Green finance: true sustainability or just another shade of greed?

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Some elements of being an ethical consumer are far easier than others. Consumers can easily select between more environmentally-friendly British strawberries and those grown out of season in an energy intensive greenhouse, for example.

They are far less likely to hunch over their keyboards to trawl through a spreadsheet listing their bank’s investments. So what’s in place to ensure they know what their money is funding?

The green finance movement kicked off in 2008 with the World Bank’s first sustainable loan, which then became the blueprint for how sustainable loans and bonds work in today’s market.

Effectively, a sustainable loan or bond is money that is set aside exclusively for financing green projects, or which is contingent on green targets.

Yet banks are still heavily investing in fossil fuels, including those that have signed pledges not to. Consequently, there have been calls to make green bonds more stringent; the Social Markets Foundation recently urged Rishi Sunak to attach clauses which would mean bigger returns for investors if the government fails to meet its climate targets.

There is no widespread environmental labelling or criteria for the finance sector, and it takes a lot more to adjust to the inner workings of a new online banking app or credit system than it does to adapt to a new punnet of strawberries.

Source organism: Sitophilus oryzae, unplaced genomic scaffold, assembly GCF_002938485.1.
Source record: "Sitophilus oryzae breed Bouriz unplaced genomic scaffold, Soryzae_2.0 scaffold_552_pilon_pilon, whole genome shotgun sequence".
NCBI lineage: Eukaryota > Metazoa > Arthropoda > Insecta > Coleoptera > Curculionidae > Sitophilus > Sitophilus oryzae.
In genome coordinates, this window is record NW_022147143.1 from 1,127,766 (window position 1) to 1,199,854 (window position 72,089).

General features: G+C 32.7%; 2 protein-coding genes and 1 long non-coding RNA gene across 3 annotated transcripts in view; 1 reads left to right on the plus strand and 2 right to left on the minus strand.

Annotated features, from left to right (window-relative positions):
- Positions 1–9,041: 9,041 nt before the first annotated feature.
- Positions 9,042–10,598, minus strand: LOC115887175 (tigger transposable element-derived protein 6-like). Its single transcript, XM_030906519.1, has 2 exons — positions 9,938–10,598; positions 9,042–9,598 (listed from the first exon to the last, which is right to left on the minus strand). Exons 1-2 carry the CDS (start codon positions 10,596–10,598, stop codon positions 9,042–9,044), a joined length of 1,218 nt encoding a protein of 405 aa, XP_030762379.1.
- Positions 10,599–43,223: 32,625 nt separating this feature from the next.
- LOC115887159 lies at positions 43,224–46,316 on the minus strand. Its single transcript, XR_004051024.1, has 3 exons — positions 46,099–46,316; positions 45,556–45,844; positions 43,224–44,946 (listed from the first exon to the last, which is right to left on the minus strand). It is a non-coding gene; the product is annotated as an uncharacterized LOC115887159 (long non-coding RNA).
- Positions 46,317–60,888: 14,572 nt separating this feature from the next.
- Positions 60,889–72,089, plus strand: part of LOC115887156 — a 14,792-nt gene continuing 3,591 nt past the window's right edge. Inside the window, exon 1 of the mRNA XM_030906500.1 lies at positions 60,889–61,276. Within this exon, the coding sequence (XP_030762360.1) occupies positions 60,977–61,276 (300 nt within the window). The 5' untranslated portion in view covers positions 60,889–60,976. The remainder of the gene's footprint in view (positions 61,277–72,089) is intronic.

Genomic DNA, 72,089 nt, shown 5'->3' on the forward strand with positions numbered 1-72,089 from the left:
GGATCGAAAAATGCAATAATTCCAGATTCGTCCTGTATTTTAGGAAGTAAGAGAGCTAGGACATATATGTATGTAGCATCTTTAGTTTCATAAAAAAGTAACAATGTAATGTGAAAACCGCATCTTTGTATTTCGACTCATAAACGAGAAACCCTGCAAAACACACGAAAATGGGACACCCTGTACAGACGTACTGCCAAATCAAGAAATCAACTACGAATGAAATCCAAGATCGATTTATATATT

At the recent Blue Earth summit panel, a range of experts from traditional banks and beyond, sought to set the record straight.

What do we mean by green finance?

“When I first started working here I got asked this question a lot. So I came up with my own definition which was: green finance is the application of climate science to financial decision making,” says Green Finance Institute chief executive Rhian Mari Thomas.

Her organisation was set up in 2019 to identify and act on ways to transition to a green finance economy. However, for Mari Thomas there is still not enough regulation to provide accuracy on the concept: “Currently there is not a standard definition. And it is leading to a lot of greenwashing and fear of regulation.”

If harsher regulation does not come into play, it is increasingly likely that consumer pressure will play a part in pushing for the regulation. From the LGBT Awards dropping fossil fuel sponsorship deals, to Christian Aid cutting its ties with Barclays it is plain to see that the pressure is piling on.

Celebrities such as Four Weddings and a Funerals writer Richard Curtis and Stephen Fry have even featured in the tabloid press calling for people to switch up their pensions.

Piling on the pressure, ramping up the regulation

Recent controversies have made businesses more wary of taking a wrong footing – from accusations of greenwashing to investigations showing that carbon offsets are not all they are made out to be.

“All of the main financial institutions have signed up to targets by 2050. And some are going to have to transition and start pivoting their business,” says Mari Thomas.

“So I’m starting to have conversations with mainstream finance organisations who are saying they’re willing to shift their appetite a little bit”.


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Has consumer power helped to spearhead green finance?

When it comes to executing the work, for the executive developer of challenger green bank Triodos, Bevis Watts, his work “is partly about financing change, and partly about changing finance”.